New York Court of Appeals – In People v. Rivera, No. 117 (June 10, 2014), the Court of Appeals determined that a brief colloquy in the robing room between the trial judge and a juror should not have taken place outside the presence of the defendant, even with the consent of counsel. Because it did, the Court of Appeals affirmed the Appellate Division’s reversal of defendant’s conviction for second-degree criminal possession of a weapon.
Anner Rivera shot and killed Andres Garcia after Garcia shot Rivera’s friend several times. Rivera was indicted for intentional murder and weapons possession, but claimed that he shot Garcia in self defense. The trial court instructed the jury on the defense of justification on each count of the indictment. After deliberating for more than a day, the jury sent a note seeking an explanation of certain terms defined in the jury instructions. The court advised the jury and directed it to continue deliberations.
Shortly thereafter, juror number 11 requested to speak with the court. The judge agreed to hear from the juror in his robing room on notice to the prosecutor and counsel, but outside their presence and on the record. It is not clear whether the defendant was aware that his counsel consented to this procedure. After a brief colloquy between the judge and juror, the court summarized the conversation in the presence of counsel and (after realizing the defendant was not present and returning him to the courtroom) the defendant. Rivera was acquitted of murder and manslaughter, but convicted of second-degree possession of a weapon. The Appellate Division reversed the conviction, finding that the colloquy was improper.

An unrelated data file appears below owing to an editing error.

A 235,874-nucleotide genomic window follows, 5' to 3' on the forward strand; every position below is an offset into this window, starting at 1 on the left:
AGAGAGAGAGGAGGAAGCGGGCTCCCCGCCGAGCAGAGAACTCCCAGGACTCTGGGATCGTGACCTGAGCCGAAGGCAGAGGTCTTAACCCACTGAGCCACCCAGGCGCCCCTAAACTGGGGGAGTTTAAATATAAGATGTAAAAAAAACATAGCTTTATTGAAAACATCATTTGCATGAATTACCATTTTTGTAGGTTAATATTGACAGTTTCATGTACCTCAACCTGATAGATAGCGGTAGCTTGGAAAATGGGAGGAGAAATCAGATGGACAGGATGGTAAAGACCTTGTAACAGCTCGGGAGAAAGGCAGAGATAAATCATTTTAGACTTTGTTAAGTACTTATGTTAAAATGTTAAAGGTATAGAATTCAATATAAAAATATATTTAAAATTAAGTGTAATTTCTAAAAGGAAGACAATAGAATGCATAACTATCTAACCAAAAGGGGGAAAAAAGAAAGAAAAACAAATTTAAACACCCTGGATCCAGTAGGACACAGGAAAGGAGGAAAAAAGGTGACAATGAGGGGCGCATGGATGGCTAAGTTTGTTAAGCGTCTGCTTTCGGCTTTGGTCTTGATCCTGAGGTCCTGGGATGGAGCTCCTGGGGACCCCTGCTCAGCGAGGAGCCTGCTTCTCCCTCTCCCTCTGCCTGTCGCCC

The Court of Appeals explained that a defendant’s constitutional right to be present at all material phases of a trial includes the right to be present during jury instructions. This right is derived from case law, see People v. Harris, 76 N.Y. 2d 810, 812 (1990); People v. Mehmedi, 69 N.Y. 2d 759, 760 (1987); and incorporated into the Criminal Procedure Law (CPL) at section 310.30. Under CPL 310.30, whenever a deliberating jury requests additional guidance or trial evidence, “or any other matter relevant to its consideration of the case,” the court should direct the jury to be brought back into the courtroom and, after notice to both sides, should give the information or instruction as it deems proper. In the eyes of the Court of Appeals, the fact that the trial court “cured” the initial defect of speaking with a juror outside the presence of the defendant was not sufficient to overcome the procedural error in the first instance.
The Court of Appeals relied on People v. Cain, 76 N.Y. 2d 119 (1990) to support its finding that the trial court committed procedural error. In Cain, a similar robing room conversation occurred, and the Court of Appeals reversed the defendant’s conviction because “the defendant had an absolute right to be present and therefore, the error ‘mandate[d] reversal’ without regard to whether any prejudice flowed and despite the presence and consent of defense counsel.” Decision p. 6 (citation omitted). The Court of Appeals rejected the dissent’s de mimimis argument, because CPL 310.30 is unequivocal about the defendant’s right to be present at crucial stages of the trial. Likewise, the Court of Appeals disagreed with the dissent that the conversation with juror number 11 was merely “ministerial” and therefore not prejudicial to the defendant. As a result, the Court of Appeals affirmed the Appellate Division and held that the defendant was entitled to a new trial.